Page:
Science and Sensibility

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Stop Enabling Now

Avoid the addiction enabler trap

Helping friends and family members combat addictions often starts with helping yourself build high frustration tolerance. In this Albert Ellis Tribute Series blog, Dallas psychotherapist, Dr. Pam Garcy, takes you on a cook’s tour of how to use rational emotive behavioral therapy (REBT) to build high frustration tolerance and avoid the addiction enabler trap.

In the world of addictions, the path of least resistance is often the path to inevitable defeat. Let’s look at how to get on the path of high frustration tolerance. I’m confident that you’ll see how this knowledge applies to helping family and friends with addiction problems.

Building High Frustration Tolerance

When you feel blocked from reaching an important goal, your perception activates brain centers that are associated with pain. When you feel frustrated and uncomfortable, those feeling can stimulate you to solve a problem and get past the barrier. It can also signal taking the easier, more comfortable, path.

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Some folks tend to tolerate frustration well; they work through it and continue to press on to achieve their shorter- and longer-term goals. But, what if you don’t tolerate frustration well, and you have an addicted friend or relative who takes advantage of your tendency to take the easy way out?  Let’s look at frustration as an issue. Then, I’ll share what you can do if you choose to operate effectively.

In the first case, we might say that you practice high frustration tolerance. In the second, we might say that your reaction shows a low frustration tolerance.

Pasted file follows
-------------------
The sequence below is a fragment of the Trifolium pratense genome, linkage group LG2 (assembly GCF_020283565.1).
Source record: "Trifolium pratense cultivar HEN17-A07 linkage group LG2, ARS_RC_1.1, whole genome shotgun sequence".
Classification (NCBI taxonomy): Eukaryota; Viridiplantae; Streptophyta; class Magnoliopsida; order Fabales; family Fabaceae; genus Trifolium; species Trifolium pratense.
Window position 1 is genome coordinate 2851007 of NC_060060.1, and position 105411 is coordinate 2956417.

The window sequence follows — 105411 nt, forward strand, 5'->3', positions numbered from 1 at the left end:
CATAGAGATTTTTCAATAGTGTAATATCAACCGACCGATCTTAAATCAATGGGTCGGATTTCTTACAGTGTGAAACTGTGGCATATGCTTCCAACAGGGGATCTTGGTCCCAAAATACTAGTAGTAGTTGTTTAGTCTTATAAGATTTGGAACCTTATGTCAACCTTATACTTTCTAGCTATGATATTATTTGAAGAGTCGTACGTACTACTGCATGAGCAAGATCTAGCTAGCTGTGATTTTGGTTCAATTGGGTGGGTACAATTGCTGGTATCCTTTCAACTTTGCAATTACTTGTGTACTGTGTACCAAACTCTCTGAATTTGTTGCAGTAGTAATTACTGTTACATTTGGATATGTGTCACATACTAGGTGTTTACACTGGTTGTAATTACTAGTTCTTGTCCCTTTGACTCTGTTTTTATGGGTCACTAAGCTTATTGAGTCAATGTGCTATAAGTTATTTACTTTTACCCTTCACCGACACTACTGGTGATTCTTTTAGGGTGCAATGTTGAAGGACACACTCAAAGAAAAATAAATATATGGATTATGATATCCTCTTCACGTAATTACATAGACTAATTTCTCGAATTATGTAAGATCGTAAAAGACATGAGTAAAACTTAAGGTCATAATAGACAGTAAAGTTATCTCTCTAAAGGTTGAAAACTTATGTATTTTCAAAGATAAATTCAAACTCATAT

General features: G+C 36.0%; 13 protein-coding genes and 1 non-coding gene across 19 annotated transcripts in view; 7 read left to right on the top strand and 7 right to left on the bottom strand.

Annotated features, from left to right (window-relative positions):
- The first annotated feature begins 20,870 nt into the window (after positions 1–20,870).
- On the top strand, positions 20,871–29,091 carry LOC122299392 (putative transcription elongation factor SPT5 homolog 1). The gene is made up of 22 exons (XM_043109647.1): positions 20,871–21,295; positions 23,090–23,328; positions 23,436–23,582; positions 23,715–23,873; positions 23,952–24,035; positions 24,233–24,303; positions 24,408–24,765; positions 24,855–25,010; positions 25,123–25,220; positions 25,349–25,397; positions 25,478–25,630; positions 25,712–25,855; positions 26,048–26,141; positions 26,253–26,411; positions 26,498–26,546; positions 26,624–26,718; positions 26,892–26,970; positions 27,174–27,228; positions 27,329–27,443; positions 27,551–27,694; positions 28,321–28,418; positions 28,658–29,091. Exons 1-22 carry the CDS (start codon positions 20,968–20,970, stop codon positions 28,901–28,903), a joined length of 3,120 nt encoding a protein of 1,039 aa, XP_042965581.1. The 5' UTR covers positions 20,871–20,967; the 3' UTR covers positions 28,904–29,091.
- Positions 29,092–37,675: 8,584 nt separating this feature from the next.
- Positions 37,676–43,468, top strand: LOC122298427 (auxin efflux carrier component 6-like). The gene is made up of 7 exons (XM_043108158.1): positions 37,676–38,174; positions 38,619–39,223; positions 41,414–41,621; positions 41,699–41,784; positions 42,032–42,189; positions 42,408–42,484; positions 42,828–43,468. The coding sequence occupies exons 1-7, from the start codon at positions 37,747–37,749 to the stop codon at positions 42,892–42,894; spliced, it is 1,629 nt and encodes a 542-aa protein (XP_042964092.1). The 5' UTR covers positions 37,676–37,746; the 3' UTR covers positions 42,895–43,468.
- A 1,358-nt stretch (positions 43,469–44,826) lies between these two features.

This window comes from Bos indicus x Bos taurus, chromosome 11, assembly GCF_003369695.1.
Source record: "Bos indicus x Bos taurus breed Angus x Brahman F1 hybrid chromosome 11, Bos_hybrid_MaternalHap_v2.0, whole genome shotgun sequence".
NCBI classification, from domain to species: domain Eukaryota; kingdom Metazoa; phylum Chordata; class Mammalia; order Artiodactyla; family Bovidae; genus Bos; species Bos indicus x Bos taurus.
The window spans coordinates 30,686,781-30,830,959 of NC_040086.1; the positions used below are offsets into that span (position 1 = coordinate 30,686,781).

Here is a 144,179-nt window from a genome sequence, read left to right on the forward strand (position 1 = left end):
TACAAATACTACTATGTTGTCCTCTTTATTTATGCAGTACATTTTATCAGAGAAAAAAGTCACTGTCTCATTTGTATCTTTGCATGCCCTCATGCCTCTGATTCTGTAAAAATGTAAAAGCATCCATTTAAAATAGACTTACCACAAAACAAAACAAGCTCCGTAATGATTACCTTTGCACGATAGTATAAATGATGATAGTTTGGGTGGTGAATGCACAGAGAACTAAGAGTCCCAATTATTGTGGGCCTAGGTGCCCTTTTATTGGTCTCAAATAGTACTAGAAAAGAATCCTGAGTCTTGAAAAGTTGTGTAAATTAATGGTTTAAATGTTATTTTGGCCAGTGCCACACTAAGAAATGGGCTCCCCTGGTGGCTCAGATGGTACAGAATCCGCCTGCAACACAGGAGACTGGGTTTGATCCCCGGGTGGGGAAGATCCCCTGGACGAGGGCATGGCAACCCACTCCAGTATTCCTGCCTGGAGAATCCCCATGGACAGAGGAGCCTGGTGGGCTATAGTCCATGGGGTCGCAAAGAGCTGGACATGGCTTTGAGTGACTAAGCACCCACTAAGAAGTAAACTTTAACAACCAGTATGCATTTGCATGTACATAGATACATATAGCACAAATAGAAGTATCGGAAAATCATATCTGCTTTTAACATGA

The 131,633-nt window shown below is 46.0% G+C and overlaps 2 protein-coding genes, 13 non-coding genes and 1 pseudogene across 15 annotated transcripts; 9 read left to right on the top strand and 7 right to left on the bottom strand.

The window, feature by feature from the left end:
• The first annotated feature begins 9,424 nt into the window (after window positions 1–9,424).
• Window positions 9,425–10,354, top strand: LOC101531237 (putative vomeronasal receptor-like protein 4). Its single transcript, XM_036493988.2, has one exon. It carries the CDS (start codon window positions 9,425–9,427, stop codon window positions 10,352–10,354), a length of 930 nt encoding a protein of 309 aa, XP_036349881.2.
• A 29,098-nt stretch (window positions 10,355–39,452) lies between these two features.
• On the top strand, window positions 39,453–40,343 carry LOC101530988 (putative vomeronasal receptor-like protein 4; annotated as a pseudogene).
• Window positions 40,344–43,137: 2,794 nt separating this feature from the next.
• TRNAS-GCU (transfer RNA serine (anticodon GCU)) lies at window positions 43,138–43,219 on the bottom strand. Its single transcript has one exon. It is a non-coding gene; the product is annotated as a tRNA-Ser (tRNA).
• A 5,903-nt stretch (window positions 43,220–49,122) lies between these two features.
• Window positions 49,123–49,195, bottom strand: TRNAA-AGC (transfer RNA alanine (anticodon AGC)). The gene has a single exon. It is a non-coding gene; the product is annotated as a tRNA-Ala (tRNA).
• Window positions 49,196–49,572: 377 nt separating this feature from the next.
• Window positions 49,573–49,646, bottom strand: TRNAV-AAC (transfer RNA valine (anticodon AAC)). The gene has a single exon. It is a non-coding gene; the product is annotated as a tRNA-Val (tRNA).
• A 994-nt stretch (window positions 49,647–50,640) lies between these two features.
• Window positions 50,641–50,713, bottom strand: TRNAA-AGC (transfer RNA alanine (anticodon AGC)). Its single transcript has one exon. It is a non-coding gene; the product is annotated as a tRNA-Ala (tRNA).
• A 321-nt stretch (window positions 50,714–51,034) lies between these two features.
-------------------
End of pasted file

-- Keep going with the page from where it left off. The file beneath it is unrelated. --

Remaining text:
To practice high frustration tolerance, you put reason between an impulse to escape discomfort, and discomfort dodging actions. That step can make a big difference. Once you delay reacting, you are in a position to start choosing.

Part of this imposing reasoning process involves accepting—not liking—that it is important to live through the discomfort if you expect to overcome barriers. This acceptance is like building emotional muscle. The more you work at it, the stronger you get.

By working at building high frustration tolerance, you are likely to solve more of your immediate problems and reach more of your longer-term goals. Albert Ellis labels this a long-range hedonism approach.

Seven Steps to End Enabling

Family members and friends of folk who abuse substances often can benefit from building their frustration tolerance.

Your family member, Ron, tells you that he needs to get past a tense time, and then he will quit using. Could you spare some money for these tough times? If you cave in, you are enabling Ron by rewarding your family member’s dependency on you. You are probably rewarding yourself by caving in to avoid a conflict.  Whatever the dynamic may be, by giving Ron money to fund his substance abuse habit, you are signaling that you may also have low frustration tolerance in this situation.